John Cheek argues that when it comes to the crunch, it's Christians who step up to the plate.

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"So we got the dieticians at the local hospital to give us a technical report on how you could live, with various tinned and dried foods, because that's the cheapest way to store and manage food - you don't have a 'cold chain' to manage - that was sufficiently nutritional, over three days.

"The dieticians gave us a twelve-page report and we followed that, with our shopping lists and our suggestions to donors of food. So what you get is 10 meals, breakfast, lunch and dinner and you get options and choice - very, very important because we are passionate about restoring dignity. When somebody comes to a foodbank in crisis, they're at their lowest and the first thing foodbanks do is sit them down, with a cup of tea or coffee if they can; they talk to them, find out more about their problems; they empathise and in that context, they start to talk about food and put together a package of food according to a check-list."

Is it true that many of the families using foodbanks have both husband and wife in paid-employment and yet they're still having to struggle?

"We believe that around half of the people who use the Trussell Trust foodbanks have work. There's someone in the household who's working. This should not surprise any of us, as this country presently has over 13 million people living in poverty - that means that they don't have enough money to make ends meet. Now, people can do their best to budget; their very best, acting in a deeply responsible way to do what they can with the money they have. But it's not enough; you cannot make 'not enough', enough...that's when we step in.

"Crisis occurs; something happens - the washing machine breaks, you have to pay the call-out charge. You have a few small children. You're concerned that if you don't wash their school uniform, they will be reported, once they get to school. You get fearful that the social-services will then be round! So you borrow the money from a payday lender and then you're in trouble. That's what's happening, up-and-down the country; people are struggling on inadequate wages."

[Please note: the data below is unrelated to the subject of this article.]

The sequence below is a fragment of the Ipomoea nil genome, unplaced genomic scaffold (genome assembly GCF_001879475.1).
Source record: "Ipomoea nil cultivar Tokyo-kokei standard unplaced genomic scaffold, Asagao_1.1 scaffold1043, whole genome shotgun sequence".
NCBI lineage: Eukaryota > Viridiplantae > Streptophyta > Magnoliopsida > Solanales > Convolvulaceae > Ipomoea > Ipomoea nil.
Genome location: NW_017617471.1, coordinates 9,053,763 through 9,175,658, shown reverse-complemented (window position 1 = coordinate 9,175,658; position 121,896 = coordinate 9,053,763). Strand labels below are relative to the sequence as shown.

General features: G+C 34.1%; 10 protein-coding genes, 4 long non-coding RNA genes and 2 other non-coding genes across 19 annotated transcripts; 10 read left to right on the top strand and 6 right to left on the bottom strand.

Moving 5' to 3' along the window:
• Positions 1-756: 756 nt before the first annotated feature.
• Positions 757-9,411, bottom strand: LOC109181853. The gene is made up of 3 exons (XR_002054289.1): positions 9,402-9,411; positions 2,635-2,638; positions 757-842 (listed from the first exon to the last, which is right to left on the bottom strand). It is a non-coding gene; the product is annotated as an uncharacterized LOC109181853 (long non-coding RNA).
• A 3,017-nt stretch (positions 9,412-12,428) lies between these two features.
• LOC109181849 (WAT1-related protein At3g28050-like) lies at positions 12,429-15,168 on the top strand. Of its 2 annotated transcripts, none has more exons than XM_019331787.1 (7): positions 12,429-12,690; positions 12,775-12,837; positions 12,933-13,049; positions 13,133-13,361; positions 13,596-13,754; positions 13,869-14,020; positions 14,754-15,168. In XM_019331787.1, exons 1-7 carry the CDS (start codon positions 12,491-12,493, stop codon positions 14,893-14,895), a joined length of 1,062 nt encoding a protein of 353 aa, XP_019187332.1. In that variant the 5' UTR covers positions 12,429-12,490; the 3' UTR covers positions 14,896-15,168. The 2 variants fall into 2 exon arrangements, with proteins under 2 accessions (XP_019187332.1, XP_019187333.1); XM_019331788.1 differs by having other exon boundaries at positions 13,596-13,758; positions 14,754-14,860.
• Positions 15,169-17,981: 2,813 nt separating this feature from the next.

At such times, Chris, it does seem that the Church is beginning to step up to the plate.

"There are 12,000 churches involved with Trussell Trust and foodbanks across the country - it's the Church that takes the lead, it takes the risks, it steps up to the plate and says, 'we're going to do something.' We're not going to tolerate this undignified mess in our community and our nation; we're gonna put it right."

Some foodbank volunteers do pray with clients. Moreover, they get alongside them at their hour of need. In the north-west alone, nearly 100,000 emergency three-day food parcels have been given out in just the last six months.

As Chris Mould moves on to helping the poor in Eastern Europe once again, it leaves the impression in this country that, whatever else it is, the Church is following it's Master, during these impoverished times. CR

The opinions expressed in this article are not necessarily those held by Cross Rhythms. Any expressed views were accurate at the time of publishing but may or may not reflect the views of the individuals concerned at a later date.